Vladimir (AsiaNews) – The Russian Orthodox Church has decided that it will closely and constantly monitor the activities of Catholic social organisations, especially orphanages. The decision was taken at a meeting of a joint working group on problems between the Russian Orthodox and Catholic Churches that was held in the city of Vladimir, east of Moscow.
“The working group is ready to do such monitoring,” said working group Co-Chairman Archpriest Vsevolod Chaplin. It will “try to work out a common vision of ways that could make Orthodox-Catholic interrelation [. . .] more systematic.”
For Archpriest Chaplin, who is also Vice Chairman of the Department for External Church Relations at the Moscow Patriarchate, this means that Orthodox children in Catholic orphanages and other Catholic institutions will obligatorily receive spiritual assistance and services from Orthodox clergymen.
There are no precise data on the exact number of children in Catholic orphanages, but according to some experts, the number is no more than 200 throughout the entire Russian Federation.
The Orthodox clergy’s request is understandable and reasonable, but the rights and interests of Orthodox children are already protected. Orthodox children in fact are already cared for by Orthodox priests and are free to practice their faith according to the principles of their Church.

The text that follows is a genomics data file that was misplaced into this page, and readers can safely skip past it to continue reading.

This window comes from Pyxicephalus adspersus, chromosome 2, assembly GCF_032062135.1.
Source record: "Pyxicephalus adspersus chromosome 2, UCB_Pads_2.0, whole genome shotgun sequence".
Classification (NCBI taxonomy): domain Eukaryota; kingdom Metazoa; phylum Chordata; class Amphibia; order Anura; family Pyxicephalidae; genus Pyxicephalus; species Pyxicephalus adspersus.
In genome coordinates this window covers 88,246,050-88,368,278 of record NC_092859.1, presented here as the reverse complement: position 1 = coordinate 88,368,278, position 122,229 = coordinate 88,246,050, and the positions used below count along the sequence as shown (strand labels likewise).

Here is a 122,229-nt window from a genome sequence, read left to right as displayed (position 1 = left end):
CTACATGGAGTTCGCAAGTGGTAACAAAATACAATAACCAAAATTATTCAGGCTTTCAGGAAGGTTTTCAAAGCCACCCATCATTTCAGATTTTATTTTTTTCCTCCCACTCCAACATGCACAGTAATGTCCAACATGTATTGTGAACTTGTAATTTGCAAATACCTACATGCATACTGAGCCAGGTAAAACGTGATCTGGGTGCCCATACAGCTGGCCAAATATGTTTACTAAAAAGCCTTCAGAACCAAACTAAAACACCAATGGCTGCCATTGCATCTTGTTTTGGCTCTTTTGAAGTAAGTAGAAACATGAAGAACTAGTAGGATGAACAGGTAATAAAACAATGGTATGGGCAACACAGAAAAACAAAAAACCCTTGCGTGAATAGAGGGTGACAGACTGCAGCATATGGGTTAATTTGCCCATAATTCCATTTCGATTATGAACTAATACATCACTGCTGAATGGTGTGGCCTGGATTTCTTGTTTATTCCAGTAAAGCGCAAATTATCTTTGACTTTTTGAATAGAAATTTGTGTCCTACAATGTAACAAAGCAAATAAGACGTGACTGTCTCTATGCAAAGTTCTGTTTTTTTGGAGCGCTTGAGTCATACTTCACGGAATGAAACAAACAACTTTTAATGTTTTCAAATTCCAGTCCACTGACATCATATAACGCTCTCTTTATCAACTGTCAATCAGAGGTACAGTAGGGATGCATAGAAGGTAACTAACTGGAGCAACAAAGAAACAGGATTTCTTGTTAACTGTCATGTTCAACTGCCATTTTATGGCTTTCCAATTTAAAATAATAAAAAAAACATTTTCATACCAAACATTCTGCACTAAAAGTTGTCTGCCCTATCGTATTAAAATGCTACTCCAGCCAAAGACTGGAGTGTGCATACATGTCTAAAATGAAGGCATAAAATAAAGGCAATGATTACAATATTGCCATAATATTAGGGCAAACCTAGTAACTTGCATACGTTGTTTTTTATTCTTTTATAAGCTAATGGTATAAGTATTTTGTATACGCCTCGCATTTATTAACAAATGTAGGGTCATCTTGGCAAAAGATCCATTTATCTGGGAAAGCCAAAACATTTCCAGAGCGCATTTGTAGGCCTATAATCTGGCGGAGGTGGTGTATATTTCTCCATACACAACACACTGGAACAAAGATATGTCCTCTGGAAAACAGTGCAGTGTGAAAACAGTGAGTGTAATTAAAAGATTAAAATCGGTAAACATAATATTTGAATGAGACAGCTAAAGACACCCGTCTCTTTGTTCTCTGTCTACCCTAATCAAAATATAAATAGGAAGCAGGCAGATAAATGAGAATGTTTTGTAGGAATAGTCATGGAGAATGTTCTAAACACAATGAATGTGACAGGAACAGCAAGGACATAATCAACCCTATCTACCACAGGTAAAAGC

One example among many: Father Igor Vyzhanov from the Department for External Church Relations at the Moscow Patriarchate baptised a child in April 2006 inside the St John Bosco Orphanage.
Over the years the approach of the Catholic Church to the education of minors has not changed. None the less, Catholic social activities will be “monitored”.
Like the 19 March meeting between Patriarch Aleksij II and the Mother of God archbishop that was postponed upon request by the Patriarchate, the Vladimir meeting represents another lost opportunity to talk about issues that are “sensitive” in the relationship between the two sister Churches, issues like visas for foreign religious, the return of Church property seized by the Soviet state, or the absence of Catholics from the Inter-faith Council of Russia (whose members include Orthodox, Muslims, Jews and Buddhists.)